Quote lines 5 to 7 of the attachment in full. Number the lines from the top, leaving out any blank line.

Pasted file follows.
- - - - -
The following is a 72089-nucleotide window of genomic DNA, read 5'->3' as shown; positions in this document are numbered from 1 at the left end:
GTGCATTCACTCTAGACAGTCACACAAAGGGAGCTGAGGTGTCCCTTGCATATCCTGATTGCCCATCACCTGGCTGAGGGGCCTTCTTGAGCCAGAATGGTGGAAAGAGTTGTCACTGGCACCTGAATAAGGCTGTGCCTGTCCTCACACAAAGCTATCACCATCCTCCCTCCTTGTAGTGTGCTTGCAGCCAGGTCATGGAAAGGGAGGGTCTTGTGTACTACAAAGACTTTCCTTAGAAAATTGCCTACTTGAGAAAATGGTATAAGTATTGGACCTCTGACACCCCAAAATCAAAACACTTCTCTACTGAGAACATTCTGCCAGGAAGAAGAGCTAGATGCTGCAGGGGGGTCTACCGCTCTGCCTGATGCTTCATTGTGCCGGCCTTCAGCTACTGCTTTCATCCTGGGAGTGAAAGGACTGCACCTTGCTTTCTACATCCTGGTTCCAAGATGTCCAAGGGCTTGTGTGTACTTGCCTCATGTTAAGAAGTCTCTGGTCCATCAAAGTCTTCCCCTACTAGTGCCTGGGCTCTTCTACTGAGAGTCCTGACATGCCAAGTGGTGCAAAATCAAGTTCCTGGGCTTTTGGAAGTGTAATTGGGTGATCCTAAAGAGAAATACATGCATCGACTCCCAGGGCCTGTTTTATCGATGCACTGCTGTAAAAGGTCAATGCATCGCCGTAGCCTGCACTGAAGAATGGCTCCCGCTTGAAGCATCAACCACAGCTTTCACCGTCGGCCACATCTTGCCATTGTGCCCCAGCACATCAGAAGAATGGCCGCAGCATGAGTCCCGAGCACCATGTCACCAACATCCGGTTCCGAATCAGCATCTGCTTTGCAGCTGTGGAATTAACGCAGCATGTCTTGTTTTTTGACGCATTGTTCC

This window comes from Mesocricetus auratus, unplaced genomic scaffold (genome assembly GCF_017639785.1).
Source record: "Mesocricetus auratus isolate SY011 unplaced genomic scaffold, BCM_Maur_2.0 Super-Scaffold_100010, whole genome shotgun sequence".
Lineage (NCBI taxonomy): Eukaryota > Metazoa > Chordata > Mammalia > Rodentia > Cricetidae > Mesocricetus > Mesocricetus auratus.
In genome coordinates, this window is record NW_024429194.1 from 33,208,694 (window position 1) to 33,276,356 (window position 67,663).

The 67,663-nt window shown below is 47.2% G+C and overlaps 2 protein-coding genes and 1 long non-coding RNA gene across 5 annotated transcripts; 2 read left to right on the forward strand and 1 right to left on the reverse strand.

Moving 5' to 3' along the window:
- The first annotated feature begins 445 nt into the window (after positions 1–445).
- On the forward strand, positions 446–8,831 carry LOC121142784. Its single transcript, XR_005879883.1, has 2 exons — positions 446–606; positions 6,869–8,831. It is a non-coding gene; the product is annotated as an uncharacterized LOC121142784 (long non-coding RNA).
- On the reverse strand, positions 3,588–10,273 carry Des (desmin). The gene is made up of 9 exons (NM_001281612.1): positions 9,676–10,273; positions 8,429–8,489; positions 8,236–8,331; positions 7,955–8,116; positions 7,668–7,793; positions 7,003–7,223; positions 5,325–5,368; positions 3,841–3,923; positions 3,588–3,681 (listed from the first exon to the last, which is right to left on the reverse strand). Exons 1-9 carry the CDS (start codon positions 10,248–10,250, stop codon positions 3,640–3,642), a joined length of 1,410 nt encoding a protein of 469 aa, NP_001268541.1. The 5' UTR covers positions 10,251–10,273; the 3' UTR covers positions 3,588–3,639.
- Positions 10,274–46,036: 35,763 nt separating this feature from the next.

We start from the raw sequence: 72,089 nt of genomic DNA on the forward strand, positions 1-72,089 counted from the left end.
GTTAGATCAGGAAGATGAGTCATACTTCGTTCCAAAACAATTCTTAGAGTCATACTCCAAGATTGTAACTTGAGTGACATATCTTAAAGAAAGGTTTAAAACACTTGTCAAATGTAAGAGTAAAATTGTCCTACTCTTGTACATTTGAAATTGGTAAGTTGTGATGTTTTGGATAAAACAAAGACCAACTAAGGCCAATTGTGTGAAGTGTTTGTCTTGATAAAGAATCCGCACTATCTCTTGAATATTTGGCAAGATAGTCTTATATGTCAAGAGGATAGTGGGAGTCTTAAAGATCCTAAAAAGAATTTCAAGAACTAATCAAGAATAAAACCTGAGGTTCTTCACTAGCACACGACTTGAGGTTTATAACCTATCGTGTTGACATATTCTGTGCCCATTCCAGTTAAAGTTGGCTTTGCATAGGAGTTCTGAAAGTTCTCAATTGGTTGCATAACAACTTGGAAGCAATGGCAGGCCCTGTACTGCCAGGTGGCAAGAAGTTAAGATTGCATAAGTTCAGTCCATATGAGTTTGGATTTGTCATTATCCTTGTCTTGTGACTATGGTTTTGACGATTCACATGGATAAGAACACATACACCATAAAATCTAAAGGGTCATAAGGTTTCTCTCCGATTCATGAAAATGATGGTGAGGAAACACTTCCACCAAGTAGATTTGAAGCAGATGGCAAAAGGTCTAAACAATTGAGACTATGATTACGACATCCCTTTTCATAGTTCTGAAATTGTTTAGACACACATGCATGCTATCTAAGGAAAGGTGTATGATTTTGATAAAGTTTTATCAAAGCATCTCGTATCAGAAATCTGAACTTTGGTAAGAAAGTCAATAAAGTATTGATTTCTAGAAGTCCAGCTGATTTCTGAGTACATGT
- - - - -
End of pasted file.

Lineage (NCBI taxonomy): Eukaryota > Metazoa > Chordata > Mammalia > Rodentia > Cricetidae > Mesocricetus > Mesocricetus auratus.
In genome coordinates, this window is record NW_024429194.1 from 33,208,694 (window position 1) to 33,276,356 (window position 67,663).

The 67,663-nt window shown below is 47.2% G+C and overlaps 2 protein-coding genes and 1 long non-coding RNA gene across 5 annotated transcripts; 2 read left to right on the forward strand and 1 right to left on the reverse strand.